I don’t believe we’ve met and if we did I remember nothing about it (sorry). But you’ve seen fit on at least two occasions to insult me, my staff, my fellow investors and our customers at Hashigo Zake on twitter. On both occasions it was a day or so before I realised which is just as well because I have been known to react impulsively to slurs like these. Instead a couple of people bothered to defend me and my business and I’m grateful to them.
But it’s becoming a pattern and I’m not blessed with the kind of tolerance and patience that it takes to ignore insults like these, so I thought it’s time I said something.
Now I know next to nothing about you, except what you’ve chosen to say about me and my staff and customers. So that’s all that this piece is about – your words about us.
So here we go. Back in December 2012 there was a conversation on twitter that went like this:
The conversation continued…
So… the gist of your complaint seems to be that my co-owners, staff and customers are pretentious gits who promote some kind of conformity while pretentiously pretending to be something else and harbouring people known as “hipsters”.
Now I generally need help with the hipster thing. I was out of New Zealand for a few years between 2005 and 2008, and it seemed that in my absence a new insult was invented. In the years since I haven’t been given or been able to deduce a definition. So Giovanni, why don’t you humour me and propose a robust definition of hipster? Because for now all I can tell is that it’s a word that says more about the lack of imagination and intellectual rigour of its user than its target.
And the conforming (or “confirming”?) thing. Hmm… maybe it’s time I told you a story about the origins of Hashigo Zake.
You see I’m a big fan of beer - particularly (but not exclusively) interesting and imaginative interpretations of the beverage. Over a long period I became incredibly frustrated and disillusioned with bars in New Zealand that denied their consumers the chance to drink those versions of the beverage because the big breweries had a stranglehold on market access. To put it simply – they have, for decades, been paying incentives to the outlets NOT to serve the products of alternative suppliers. As well as being frustrated as a consumer I consider that a disgraceful and unethical business practice.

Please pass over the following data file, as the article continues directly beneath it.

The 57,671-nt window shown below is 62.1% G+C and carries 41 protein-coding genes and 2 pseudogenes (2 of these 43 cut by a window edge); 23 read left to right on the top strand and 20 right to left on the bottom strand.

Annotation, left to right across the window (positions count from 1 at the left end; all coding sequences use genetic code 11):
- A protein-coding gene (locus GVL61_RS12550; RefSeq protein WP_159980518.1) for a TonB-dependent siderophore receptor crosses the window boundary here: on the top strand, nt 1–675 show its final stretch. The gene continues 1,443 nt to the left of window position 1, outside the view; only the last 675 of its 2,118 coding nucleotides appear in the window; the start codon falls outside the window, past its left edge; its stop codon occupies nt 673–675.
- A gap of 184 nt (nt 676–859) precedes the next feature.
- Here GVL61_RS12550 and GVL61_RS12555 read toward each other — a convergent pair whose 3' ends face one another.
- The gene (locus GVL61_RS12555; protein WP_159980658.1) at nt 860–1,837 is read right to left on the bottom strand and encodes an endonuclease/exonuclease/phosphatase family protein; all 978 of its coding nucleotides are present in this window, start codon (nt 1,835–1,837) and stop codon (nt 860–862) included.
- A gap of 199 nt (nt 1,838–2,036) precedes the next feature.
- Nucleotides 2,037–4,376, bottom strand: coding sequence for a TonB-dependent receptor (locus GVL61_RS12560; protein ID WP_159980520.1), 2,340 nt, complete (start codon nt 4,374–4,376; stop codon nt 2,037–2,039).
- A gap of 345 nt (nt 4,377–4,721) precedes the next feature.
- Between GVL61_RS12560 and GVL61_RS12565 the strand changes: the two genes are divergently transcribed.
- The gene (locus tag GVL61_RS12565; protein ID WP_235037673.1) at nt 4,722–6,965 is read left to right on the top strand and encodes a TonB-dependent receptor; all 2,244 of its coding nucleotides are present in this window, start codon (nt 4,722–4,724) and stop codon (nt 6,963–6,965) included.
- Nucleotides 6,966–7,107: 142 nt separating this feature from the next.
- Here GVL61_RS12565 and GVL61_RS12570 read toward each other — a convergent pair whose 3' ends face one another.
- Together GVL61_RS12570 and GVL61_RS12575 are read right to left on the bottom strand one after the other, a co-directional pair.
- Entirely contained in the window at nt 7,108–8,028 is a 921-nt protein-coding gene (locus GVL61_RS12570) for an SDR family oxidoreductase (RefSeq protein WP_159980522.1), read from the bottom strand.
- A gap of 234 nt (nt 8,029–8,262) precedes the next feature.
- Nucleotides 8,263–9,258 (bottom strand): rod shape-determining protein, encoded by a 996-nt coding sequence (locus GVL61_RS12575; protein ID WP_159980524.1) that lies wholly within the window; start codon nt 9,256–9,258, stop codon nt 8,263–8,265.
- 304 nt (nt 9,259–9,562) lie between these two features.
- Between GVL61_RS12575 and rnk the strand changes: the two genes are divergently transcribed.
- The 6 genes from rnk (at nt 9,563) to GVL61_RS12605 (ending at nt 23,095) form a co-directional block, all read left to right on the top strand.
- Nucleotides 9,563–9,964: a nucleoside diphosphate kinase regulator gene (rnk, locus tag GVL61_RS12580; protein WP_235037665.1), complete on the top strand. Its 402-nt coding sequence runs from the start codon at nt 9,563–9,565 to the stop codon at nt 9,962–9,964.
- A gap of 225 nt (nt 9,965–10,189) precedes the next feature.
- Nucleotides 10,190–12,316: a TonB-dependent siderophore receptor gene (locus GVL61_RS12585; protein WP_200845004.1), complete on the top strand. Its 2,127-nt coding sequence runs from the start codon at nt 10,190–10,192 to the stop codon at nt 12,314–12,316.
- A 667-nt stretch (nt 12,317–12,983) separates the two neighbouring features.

So the original and driving motivation for setting up Hashigo Zake was to create an outlet where alternatives to the products of those big bullying breweries could be served. And with some like-minded people we got started. Now my investors and I came from outside the hospitality industry. So we also felt motivated to question a lot of the practices of the hospitality industry that annoyed us. Practices such as spending large amounts on a gimmicky fit-out; drowning out the conversation of customers with thumping music; not being forthcoming with information such as drinks prices and glass sizes; recruiting staff with little product knowledge and paying them the minimum wage. We turned these frustrations into components of the total offering that was Hashigo Zake. We set up in a location that many critics thought was a graveyard. And I gave up a lucrative career to start a business that even our supporters thought was doomed.
So now… please explain… in what way are we guilty of conformity?
Your next accusation was snobbery: